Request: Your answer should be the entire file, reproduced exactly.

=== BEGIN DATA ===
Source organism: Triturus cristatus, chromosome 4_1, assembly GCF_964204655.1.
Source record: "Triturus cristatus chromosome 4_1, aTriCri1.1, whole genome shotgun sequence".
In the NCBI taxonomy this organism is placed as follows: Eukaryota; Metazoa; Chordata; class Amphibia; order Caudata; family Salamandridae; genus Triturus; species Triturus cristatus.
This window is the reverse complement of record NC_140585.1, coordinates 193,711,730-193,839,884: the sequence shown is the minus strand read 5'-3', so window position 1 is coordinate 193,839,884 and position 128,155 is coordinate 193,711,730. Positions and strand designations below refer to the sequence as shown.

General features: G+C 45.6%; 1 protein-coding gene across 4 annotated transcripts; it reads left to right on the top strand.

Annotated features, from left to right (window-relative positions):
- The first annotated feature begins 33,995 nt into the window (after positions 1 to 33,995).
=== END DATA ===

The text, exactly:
Source organism: Triturus cristatus, chromosome 4_1, assembly GCF_964204655.1.
Source record: "Triturus cristatus chromosome 4_1, aTriCri1.1, whole genome shotgun sequence".
In the NCBI taxonomy this organism is placed as follows: Eukaryota; Metazoa; Chordata; class Amphibia; order Caudata; family Salamandridae; genus Triturus; species Triturus cristatus.
This window is the reverse complement of record NC_140585.1, coordinates 193,711,730-193,839,884: the sequence shown is the minus strand read 5'-3', so window position 1 is coordinate 193,839,884 and position 128,155 is coordinate 193,711,730. Positions and strand designations below refer to the sequence as shown.

General features: G+C 45.6%; 1 protein-coding gene across 4 annotated transcripts; it reads left to right on the top strand.

Annotated features, from left to right (window-relative positions):
- The first annotated feature begins 33,995 nt into the window (after positions 1 to 33,995).